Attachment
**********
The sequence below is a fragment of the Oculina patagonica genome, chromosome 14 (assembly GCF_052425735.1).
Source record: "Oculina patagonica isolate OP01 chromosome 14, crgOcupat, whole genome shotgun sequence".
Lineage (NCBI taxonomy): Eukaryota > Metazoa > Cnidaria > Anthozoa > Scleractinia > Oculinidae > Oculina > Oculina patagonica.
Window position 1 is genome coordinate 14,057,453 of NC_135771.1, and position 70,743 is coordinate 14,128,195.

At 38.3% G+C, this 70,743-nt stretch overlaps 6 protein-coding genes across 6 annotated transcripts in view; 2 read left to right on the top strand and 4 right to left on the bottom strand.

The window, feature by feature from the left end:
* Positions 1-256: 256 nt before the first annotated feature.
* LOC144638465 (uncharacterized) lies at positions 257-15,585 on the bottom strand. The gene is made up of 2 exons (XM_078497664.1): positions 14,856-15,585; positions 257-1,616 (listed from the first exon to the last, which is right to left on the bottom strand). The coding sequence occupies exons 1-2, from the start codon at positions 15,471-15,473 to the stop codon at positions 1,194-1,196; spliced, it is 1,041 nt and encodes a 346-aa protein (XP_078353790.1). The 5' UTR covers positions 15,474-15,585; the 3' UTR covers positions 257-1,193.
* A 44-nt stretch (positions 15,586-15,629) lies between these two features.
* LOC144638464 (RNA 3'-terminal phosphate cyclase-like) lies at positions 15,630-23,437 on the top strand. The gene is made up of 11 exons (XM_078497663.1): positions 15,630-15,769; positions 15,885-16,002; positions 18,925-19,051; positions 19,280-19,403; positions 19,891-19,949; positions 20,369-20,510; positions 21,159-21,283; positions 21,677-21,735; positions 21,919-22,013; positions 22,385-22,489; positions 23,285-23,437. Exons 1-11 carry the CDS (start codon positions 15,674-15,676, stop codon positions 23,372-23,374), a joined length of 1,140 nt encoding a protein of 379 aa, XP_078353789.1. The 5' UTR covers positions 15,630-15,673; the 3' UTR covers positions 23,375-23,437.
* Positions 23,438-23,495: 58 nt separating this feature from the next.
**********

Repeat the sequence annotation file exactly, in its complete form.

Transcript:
The sequence below is a fragment of the Oculina patagonica genome, chromosome 14 (assembly GCF_052425735.1).
Source record: "Oculina patagonica isolate OP01 chromosome 14, crgOcupat, whole genome shotgun sequence".
Lineage (NCBI taxonomy): Eukaryota > Metazoa > Cnidaria > Anthozoa > Scleractinia > Oculinidae > Oculina > Oculina patagonica.
Window position 1 is genome coordinate 14,057,453 of NC_135771.1, and position 70,743 is coordinate 14,128,195.

At 38.3% G+C, this 70,743-nt stretch overlaps 6 protein-coding genes across 6 annotated transcripts in view; 2 read left to right on the top strand and 4 right to left on the bottom strand.

The window, feature by feature from the left end:
* Positions 1-256: 256 nt before the first annotated feature.
* LOC144638465 (uncharacterized) lies at positions 257-15,585 on the bottom strand. The gene is made up of 2 exons (XM_078497664.1): positions 14,856-15,585; positions 257-1,616 (listed from the first exon to the last, which is right to left on the bottom strand). The coding sequence occupies exons 1-2, from the start codon at positions 15,471-15,473 to the stop codon at positions 1,194-1,196; spliced, it is 1,041 nt and encodes a 346-aa protein (XP_078353790.1). The 5' UTR covers positions 15,474-15,585; the 3' UTR covers positions 257-1,193.
* A 44-nt stretch (positions 15,586-15,629) lies between these two features.
* LOC144638464 (RNA 3'-terminal phosphate cyclase-like) lies at positions 15,630-23,437 on the top strand. The gene is made up of 11 exons (XM_078497663.1): positions 15,630-15,769; positions 15,885-16,002; positions 18,925-19,051; positions 19,280-19,403; positions 19,891-19,949; positions 20,369-20,510; positions 21,159-21,283; positions 21,677-21,735; positions 21,919-22,013; positions 22,385-22,489; positions 23,285-23,437. Exons 1-11 carry the CDS (start codon positions 15,674-15,676, stop codon positions 23,372-23,374), a joined length of 1,140 nt encoding a protein of 379 aa, XP_078353789.1. The 5' UTR covers positions 15,630-15,673; the 3' UTR covers positions 23,375-23,437.
* Positions 23,438-23,495: 58 nt separating this feature from the next.